The Oblates of Mary Immaculate say aging priest Joannes Rivoire should turn himself in and face his accusers in Canada.
The Catholic order made the comments in a written statement sent to news media before Pope Francis arrived in Iqaluit Friday.
The Pope apologized to Indigenous Peoples in Canada this week for the role some members of the Catholic church played in the abuses that occurred at residential schools.
The pontiff was also asked to intervene in the Rivoire case, along with the Oblates.
“Clergy sexual abuse is a tragedy, and we are deeply sorry to any survivors who have been harmed by Oblates or other Catholic priests or religious (personnel),” the Oblates said in their statement.
“The Oblates proactively reached out to Minister of Justice and Attorney General, David Lametti, on March 22 expressing our availability to cooperate in a legal investigation and remain committed to doing so.”
Rivoire, now 92, denies he sexually abused some Inuit children while serving as a church priest in three remote Arctic communities between 1963 and 1993.
He is charged with one count of sexual assault.
Rivoire told APTN News during an interview at his Oblate retirement home in Lyon, France he would not return to Canada.
“What can they do? Prevent them from practising as a priest, that’s all they can do,” Rivoire said.
Fr. Ken Thorson, who speaks for the Oblates in Canada, agreed Rivoire would no longer practice as a priest.
“As the new charge against Johannes Rivoire is a credible allegation of abuse….no Oblate who has been credibly accused will ever be engaged in active ministry, including Rivoire,” he told APTN in a separate email.
Under church or Canon Law, Thorson said an investigation “may be opened by Rivoire’s provincial superior in Lyon.”
But “the Canadian justice system’s investigation and proceedings”, which include a request that France extradite Rivoire to Canada, would “run their course” first, he added.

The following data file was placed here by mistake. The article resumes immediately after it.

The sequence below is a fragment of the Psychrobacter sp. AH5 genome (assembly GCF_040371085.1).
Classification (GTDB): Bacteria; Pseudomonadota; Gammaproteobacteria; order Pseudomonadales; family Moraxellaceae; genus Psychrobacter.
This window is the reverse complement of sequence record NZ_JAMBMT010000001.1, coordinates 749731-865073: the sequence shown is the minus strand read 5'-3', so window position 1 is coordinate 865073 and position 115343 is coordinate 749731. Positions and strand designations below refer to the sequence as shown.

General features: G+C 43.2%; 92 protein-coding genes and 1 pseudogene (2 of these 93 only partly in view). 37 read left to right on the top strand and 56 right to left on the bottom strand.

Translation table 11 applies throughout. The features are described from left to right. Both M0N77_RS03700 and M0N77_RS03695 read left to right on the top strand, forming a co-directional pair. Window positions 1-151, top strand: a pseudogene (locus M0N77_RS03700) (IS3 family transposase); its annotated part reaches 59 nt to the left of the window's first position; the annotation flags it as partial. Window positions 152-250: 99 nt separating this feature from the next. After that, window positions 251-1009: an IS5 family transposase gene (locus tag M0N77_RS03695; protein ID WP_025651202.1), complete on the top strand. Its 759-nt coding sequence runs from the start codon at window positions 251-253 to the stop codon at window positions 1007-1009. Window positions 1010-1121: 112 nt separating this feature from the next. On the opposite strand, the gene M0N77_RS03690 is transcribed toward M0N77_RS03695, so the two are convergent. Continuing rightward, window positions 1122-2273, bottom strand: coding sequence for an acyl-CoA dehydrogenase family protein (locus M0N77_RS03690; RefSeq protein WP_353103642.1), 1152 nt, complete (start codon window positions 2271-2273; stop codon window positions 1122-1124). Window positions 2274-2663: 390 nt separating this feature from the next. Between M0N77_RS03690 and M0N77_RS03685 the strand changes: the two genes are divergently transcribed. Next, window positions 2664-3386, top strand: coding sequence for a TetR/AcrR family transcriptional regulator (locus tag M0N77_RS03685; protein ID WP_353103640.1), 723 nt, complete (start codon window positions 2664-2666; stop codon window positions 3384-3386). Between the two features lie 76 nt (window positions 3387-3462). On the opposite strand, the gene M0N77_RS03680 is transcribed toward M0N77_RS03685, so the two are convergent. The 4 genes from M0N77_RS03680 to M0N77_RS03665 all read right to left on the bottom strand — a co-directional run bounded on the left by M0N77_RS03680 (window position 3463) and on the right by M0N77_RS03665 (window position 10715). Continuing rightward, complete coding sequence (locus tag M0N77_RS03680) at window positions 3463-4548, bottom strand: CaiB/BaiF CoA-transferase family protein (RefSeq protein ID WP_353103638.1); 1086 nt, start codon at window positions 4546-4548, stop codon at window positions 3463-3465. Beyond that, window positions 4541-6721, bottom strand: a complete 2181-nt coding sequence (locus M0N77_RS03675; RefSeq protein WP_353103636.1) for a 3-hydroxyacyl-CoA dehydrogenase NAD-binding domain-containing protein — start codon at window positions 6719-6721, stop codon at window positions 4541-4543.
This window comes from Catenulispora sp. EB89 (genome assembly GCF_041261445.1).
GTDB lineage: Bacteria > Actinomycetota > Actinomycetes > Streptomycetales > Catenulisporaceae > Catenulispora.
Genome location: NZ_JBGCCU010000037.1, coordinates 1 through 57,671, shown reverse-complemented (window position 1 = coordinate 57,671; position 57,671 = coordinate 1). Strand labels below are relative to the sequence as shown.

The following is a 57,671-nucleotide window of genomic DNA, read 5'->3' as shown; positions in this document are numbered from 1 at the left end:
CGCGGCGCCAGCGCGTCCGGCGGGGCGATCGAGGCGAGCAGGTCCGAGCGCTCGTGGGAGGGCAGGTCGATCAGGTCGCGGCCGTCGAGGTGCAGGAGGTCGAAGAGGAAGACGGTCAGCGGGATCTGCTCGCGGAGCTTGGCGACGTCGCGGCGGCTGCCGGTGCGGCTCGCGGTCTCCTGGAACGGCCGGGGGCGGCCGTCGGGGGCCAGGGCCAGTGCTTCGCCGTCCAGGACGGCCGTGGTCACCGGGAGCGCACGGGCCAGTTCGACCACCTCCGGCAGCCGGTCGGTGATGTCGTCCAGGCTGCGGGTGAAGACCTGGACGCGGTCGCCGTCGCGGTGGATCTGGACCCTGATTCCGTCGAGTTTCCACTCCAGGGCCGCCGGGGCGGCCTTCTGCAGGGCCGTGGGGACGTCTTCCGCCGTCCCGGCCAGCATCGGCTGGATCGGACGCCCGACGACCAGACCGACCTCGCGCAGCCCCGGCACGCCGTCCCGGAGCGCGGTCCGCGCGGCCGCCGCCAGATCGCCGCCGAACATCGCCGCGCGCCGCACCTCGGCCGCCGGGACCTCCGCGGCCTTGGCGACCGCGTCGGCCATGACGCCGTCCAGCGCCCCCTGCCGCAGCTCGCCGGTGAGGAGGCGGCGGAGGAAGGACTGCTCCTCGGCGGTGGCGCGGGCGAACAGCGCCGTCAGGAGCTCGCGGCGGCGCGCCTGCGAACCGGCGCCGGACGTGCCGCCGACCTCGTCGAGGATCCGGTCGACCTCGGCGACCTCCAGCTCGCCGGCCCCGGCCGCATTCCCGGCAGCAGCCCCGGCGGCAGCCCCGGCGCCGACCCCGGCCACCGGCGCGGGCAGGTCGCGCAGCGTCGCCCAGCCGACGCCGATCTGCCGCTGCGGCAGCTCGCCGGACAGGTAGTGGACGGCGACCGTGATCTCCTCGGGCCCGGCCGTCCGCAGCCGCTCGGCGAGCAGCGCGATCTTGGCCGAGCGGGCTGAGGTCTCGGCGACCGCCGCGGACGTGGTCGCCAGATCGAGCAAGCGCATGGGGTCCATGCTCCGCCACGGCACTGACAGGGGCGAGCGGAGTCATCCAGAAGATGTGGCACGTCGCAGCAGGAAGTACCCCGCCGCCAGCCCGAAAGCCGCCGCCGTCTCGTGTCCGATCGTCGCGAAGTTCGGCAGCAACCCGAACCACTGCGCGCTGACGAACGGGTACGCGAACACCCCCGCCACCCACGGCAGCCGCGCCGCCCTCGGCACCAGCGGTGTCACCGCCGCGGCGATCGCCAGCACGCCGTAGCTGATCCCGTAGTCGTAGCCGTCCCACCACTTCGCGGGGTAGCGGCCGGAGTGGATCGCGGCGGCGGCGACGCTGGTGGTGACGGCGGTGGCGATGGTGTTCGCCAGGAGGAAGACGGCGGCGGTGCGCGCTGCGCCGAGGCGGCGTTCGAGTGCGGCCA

However, the investigation and proceedings are in legal limbo because France won’t extradite its citizens and the statute of limitations has expired on trying Rivoire on a Canadian sex charge in France.
Massimo Faggioli, an expert on the history and inner workings of the church and papacy, said the Vatican has a history of not interfering in state affairs.
“In this particular case, if the alleged person is not tried by state secular court, the church has (limited powers),” said the professor at Villanova University in Pennsylvania.
Faggioli said some cases are tried in the Vatican Courts but he was unsure if Rivoire would find himself there.
“That happens, there are cases that end up at the Vatican. It’s possible.”
The academic noted the Oblates’ missionary work is an important part of the church.
He said most allegations of abuse are made against Oblate priests in the West.
“The countries with the most (cases) are Canada, Australia, New Zealand, Germany, France,” he said.
Meanwhile, the Oblates said they stand with the Inuit in their fight for justice.
“We continue to advocate amongst peers and superiors in the church to ensure leadership in France and the Vatican understand the impact that (what) Rivoire (is alleged to have done) continues to have on Canada’s Inuit Peoples,” the Oblates’ statement said.
“While we cannot undo the harms that persist following sexual abuse, we hope that these efforts can help the Inuit Peoples find the healing they have long sought.”